We have to do more.

Community Wealth Building

Community Wealth Building is an approach to municipal level economic development described by the Democracy Collaborative. It involves solving local problems by fostering alternative institutions.

Instead of giving tax abatements to developers to hold some units affordable for a set period of time, we'd work to foster housing cooperatives and Community Land Trusts that would continue to pursue affordable housing of their own volition. Instead of giving incentives to major corporations, in competition with other cities, to get them to come or stay, we foster local worker owned cooperatives and B corporations. Instead of relying on the big commerical banks for financing, we foster local CDCs, CDFIs, Credit Unions, and public banks.

One particular community wealth building strategy involves identifying the community's anchor institutions, those institutions which are non-profit and unlikely to leave, and the fostering alternative institutions around them. This strategy was pioneered by Evergreen Cooperatives in Cleveland, Ohio.


How can we do this in Bloomington?

We can provide financing and knowledge, training and incentives to those looking to form alternative institutions to tackle our problems and improve our community. And we can work to support and grow those institutions we already have. We may not be able to do all of this. We have limited resources, after all, and massive problems to tackle. But in many cases, a little help from the city could go a long way.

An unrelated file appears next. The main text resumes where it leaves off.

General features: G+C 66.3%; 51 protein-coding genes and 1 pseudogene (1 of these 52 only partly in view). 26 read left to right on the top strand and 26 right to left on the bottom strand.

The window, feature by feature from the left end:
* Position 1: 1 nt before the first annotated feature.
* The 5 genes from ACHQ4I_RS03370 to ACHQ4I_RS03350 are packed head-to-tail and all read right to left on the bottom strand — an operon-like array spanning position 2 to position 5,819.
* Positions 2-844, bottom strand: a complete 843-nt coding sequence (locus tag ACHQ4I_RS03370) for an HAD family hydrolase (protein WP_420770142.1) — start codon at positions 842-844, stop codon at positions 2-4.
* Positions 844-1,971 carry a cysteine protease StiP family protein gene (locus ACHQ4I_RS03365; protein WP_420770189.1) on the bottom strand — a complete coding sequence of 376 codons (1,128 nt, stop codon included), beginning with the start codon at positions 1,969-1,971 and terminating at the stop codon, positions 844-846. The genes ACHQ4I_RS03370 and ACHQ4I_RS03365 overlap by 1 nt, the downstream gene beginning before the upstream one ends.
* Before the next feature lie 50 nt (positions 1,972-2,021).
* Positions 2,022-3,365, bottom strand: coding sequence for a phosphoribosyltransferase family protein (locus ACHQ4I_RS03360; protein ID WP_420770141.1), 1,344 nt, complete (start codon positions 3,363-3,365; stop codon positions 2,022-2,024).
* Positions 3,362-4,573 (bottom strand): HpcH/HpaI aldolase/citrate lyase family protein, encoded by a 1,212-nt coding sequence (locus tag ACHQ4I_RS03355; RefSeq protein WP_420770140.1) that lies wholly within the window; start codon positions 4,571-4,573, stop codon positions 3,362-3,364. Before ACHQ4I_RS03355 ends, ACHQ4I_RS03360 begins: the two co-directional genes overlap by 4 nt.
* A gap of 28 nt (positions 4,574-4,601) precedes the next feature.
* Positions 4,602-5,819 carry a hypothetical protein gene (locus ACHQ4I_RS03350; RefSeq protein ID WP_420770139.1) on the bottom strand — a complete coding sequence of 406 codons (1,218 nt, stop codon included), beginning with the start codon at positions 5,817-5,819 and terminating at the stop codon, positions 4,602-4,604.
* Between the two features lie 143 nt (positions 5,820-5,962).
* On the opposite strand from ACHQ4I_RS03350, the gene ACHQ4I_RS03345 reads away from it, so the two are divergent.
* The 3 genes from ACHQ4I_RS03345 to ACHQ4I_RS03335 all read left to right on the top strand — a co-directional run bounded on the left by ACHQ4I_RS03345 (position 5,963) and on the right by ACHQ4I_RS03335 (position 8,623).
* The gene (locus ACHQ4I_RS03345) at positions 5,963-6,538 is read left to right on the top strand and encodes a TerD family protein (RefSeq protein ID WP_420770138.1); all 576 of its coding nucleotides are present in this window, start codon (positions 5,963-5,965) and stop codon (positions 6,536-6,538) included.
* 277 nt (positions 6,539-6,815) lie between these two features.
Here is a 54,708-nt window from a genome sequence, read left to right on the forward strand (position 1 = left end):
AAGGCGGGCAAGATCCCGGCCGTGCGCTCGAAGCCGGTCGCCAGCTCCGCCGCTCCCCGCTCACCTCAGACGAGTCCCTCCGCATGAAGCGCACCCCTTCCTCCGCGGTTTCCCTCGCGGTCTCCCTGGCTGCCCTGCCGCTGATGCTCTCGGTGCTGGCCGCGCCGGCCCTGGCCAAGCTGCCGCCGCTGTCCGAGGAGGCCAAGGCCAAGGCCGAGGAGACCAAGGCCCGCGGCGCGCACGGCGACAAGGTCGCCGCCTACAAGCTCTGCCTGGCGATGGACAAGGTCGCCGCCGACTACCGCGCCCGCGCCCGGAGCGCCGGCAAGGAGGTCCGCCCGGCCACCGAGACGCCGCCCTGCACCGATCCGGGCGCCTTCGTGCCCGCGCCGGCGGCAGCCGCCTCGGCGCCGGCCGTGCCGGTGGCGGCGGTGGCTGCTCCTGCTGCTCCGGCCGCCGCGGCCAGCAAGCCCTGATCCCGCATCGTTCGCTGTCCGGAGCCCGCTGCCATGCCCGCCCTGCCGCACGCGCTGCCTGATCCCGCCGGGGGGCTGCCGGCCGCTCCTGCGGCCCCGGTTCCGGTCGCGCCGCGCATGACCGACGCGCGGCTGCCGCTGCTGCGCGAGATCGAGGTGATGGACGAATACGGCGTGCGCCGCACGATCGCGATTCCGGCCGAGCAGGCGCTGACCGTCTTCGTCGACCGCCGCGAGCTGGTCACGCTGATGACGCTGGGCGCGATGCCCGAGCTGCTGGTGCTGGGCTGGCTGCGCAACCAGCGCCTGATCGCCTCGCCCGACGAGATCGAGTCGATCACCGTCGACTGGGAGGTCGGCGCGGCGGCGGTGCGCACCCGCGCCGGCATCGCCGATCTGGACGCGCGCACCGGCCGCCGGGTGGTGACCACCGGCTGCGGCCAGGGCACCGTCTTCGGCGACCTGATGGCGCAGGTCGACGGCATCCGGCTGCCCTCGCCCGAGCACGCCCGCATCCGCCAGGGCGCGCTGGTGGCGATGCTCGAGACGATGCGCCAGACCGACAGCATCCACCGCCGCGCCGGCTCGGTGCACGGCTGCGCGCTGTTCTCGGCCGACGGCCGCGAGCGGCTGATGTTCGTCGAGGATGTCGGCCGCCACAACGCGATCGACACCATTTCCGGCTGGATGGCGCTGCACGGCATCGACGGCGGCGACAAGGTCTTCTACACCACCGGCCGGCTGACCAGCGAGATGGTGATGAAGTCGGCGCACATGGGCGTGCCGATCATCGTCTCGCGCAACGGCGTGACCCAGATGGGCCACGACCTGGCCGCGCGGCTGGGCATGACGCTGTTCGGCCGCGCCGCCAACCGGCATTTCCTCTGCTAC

We should follow the Cleveland Model, and support the formation of worker cooperatives around our anchors.

We should identify the needs of our anchor institutions - Indiana University and IU Health Bloomington Hospital - and facilitate the formation of worker cooperatives to sustainably serve those needs. We can form a fund that provides startup funding to those interested in forming worker cooperatives. We can work with IU SPEA and the the City's Department of Economic and Sustainable Development to provide knowledge and support.

We should encourage local business owners to form worker cooperatives.

Worker cooperatives don't just need to be centered on the anchor institutions. Any business could theoretically be a worker cooperative. And selling a business to its employees is a fantastic option for local business owners who want to retire, or even just take a step back, but don't want to see the business die.

We should provide those who might be interested with resources, training, and incentives. We should offer knowledge and resources to any local business owners curious about the option, and we should offer tax incentives to encourage those who are interested in pursuing it.